Boston – On Monday, the Boston Bruins signed captain Patrice Bergeron and David Krejci, two members of their 2011 Stanley Cup championship squad, to one-year contracts.
Bergeron signed a one-year contract with the Bruins over three months after leaving the ice with no guarantee of returning. A few hours later, the team revealed that Krejci, who played in his native Czechia last season, will return in 2022-23.
Bergeron received a $2.5 million contract with $2.5 million in incentives, while Krejci received a $1 million contract with the possibility of an additional $2 million. Bergeron is the Bruins’ all-time leading scorer with 982 points, while Krejci is seventh with 730.
Bergeron, 37, and Krejci, 36, led the Bruins to the 2011 NHL championship and two subsequent Stanley Cup Final appearances. On May 14, the Boston Bruins were eliminated in the first round of the playoffs by the Carolina Hurricanes, and three weeks later, coach Bruce Cassidy was fired.
Jim Montgomery was hired to replace Cassidy, and at his first press conference, the new coach stated that Bergeron, a five-time Selke Trophy winner, was his first call. Bergeron is likely to return, according to Team CEO Charlie Jacobs.
In July, he said, “Fingers crossed.”
It was successful.
Bergeron has 400 goals and 582 assists in 18 seasons, all with the Bruins, whom he was drafted in the second round in 2003. He has since established himself as the league’s dominant two-way forward and one of the game’s most respected players.
When he does leave, the Bruins will retire his No. 37, making him the 12th player to do so. As soon as he is eligible, he will almost certainly be inducted into the Hockey Hall of Fame on the first vote.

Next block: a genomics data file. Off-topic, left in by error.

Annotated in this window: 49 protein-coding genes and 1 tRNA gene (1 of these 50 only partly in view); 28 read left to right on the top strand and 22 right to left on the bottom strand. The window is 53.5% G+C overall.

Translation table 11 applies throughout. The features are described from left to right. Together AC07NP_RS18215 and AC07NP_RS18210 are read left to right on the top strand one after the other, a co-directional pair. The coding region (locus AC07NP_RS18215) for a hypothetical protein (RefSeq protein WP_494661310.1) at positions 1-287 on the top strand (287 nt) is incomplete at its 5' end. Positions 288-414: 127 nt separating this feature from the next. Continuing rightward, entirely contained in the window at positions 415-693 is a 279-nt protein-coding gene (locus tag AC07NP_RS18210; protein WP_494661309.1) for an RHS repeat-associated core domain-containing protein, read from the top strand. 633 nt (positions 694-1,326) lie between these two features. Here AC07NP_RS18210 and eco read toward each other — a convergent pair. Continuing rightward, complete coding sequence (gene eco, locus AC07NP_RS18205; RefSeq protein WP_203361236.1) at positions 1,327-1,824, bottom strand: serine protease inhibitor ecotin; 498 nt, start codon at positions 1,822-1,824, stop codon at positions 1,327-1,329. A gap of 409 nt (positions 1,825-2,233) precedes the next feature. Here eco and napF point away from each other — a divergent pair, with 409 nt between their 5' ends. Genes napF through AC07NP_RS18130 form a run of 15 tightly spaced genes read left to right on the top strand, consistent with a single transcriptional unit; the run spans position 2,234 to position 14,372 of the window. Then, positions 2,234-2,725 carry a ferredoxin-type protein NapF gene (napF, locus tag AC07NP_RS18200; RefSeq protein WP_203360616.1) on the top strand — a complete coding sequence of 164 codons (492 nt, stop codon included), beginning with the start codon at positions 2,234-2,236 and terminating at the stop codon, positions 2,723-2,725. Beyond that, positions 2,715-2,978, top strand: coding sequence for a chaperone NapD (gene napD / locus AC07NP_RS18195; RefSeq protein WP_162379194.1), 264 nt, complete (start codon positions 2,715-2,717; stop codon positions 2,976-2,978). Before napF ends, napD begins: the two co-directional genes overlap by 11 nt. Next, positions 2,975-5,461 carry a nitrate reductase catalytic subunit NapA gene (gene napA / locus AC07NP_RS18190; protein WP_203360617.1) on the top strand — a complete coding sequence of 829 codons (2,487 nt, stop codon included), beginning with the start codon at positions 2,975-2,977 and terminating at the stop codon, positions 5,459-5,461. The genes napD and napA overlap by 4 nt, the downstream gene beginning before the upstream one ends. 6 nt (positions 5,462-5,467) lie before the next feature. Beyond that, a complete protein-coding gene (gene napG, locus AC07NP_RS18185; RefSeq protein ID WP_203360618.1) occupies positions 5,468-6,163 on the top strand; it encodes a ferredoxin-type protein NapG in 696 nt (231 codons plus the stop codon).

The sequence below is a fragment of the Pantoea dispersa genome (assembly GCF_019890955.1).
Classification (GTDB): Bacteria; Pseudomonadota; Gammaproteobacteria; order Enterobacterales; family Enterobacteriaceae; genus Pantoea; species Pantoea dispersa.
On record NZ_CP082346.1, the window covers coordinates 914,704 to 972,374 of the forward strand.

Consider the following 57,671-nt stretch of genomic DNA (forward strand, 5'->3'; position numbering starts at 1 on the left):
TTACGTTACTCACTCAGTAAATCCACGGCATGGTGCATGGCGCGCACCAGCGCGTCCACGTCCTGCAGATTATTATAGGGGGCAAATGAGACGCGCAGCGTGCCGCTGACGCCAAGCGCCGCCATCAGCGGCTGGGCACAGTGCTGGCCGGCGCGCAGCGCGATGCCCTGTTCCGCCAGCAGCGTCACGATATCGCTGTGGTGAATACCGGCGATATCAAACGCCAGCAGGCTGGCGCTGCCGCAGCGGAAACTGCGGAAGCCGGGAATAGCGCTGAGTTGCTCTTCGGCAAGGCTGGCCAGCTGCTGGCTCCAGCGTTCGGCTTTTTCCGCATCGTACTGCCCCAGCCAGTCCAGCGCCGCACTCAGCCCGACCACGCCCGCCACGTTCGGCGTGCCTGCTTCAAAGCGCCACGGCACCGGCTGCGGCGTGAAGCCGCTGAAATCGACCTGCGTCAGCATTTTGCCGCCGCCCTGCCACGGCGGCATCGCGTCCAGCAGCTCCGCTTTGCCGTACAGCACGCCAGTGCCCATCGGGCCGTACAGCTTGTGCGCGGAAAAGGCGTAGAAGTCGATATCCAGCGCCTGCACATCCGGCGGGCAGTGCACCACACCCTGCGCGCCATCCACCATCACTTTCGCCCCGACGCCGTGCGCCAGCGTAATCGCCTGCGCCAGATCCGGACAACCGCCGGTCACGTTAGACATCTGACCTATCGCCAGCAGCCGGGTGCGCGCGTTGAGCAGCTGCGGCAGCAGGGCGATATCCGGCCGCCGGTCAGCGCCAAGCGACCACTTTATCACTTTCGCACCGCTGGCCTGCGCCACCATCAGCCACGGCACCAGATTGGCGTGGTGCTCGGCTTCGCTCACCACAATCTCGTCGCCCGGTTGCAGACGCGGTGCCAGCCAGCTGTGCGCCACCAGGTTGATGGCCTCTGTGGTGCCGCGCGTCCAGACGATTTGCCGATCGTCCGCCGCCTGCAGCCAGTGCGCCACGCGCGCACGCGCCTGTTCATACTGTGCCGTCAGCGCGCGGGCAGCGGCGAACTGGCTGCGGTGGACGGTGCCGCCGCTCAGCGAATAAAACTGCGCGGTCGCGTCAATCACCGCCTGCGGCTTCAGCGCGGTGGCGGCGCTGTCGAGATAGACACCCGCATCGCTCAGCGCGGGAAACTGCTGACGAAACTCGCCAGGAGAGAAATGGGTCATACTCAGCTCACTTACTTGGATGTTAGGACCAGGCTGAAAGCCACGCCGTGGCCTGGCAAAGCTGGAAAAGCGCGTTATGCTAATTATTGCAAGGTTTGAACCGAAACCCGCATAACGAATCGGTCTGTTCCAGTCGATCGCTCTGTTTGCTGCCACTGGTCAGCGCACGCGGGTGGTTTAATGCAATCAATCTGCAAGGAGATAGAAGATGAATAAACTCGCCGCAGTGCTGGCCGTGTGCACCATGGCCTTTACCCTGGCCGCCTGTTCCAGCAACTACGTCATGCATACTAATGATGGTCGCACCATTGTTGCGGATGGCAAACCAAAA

But it won’t happen until at least 2026.
Krejci has 215 goals and 515 assists in 15 NHL seasons, all with the Bruins, and led the Bruins in scoring during their Stanley Cup run in 2011 with 12 goals and 11 assists in 25 games. Last season, he led HC Olomouc in scoring with 20 goals, 26 assists, and 46 points in 51 games.
Bergeron is the third-most-played player in Bruins history, with 1,216 games played, and ranks fourth in goals, assists, and points. With 47 playoff goals and 123 points, he ranks second all-time for the Original Six franchise.
Bergeron’s 11-year streak as a Selke finalist — including this year — is the longest in NHL history, topping Wayne Gretzky’s record of 10 years in a row as an MVP finalist. (Gretzky was awarded the Hart Trophy nine times.)
Bergeron played without a future contract for the first time in his career in 2021-22, scoring 25 goals and adding 40 assists while leading the Bruins to the playoffs for the 14th time in his 18 seasons. The Hurricanes defeated them in seven games.
“That’s probably why this one hurts more, the unknown for next year with him,” said forward Brad Marchand, the team’s second-longest tenured player, following the Game 7 loss.
“He’s done so much for this group and made so many sacrifices,” Marchand added. “It would have been lovely to run well for him.” As a result, it’s disheartening.”
Bergeron was the final Boston player to leave the ice in Carolina, leading his teammates through the post-series handshake line with the Hurricanes before remaining on the ice to hug each of his teammates.
However, he stated that he had not made a decision concerning his future.
“When it finishes like that, it’s tough,” Bergeron remarked after the game. “It hurts. It’s not the emotion you’re looking for. But, having said that, we did it together.”
Bergeron. Krejci and Marchand are the only remaining members of the Bruins’ 2011 Stanley Cup winning squad. Longtime captain Zdeno Chara will leave as a free agency in 2020, and goalie Tuukka Rask will end his comeback from hip surgery in the middle of this season.
The Bruins’ attack is led by 25-year-old David Pastrnak, defence is led by 24-year-old Charlie McAvoy, and goaltending is handled by 22-year-old Jeremy Swayman. Midseason acquisition Hampus Lindholm, 28, was made to shore up the defence, and Marchand, 33, is one of the league’s most dangerous scorers.
However, losing Bergeron would have marked the end of the team’s most successful era since the Big, Bad Bruins of Hall of Famers Bobby Orr, Phil Esposito, Gerry Cheevers, and John Bucyk.
“He’s our team’s backbone.” He is clearly the most important member of our team “Marchand stated following the playoff exit. “So, yes, we want him to return. Whatever occurs, he has earned the right to make whatever decisions he wants and to take as much time as he requires.”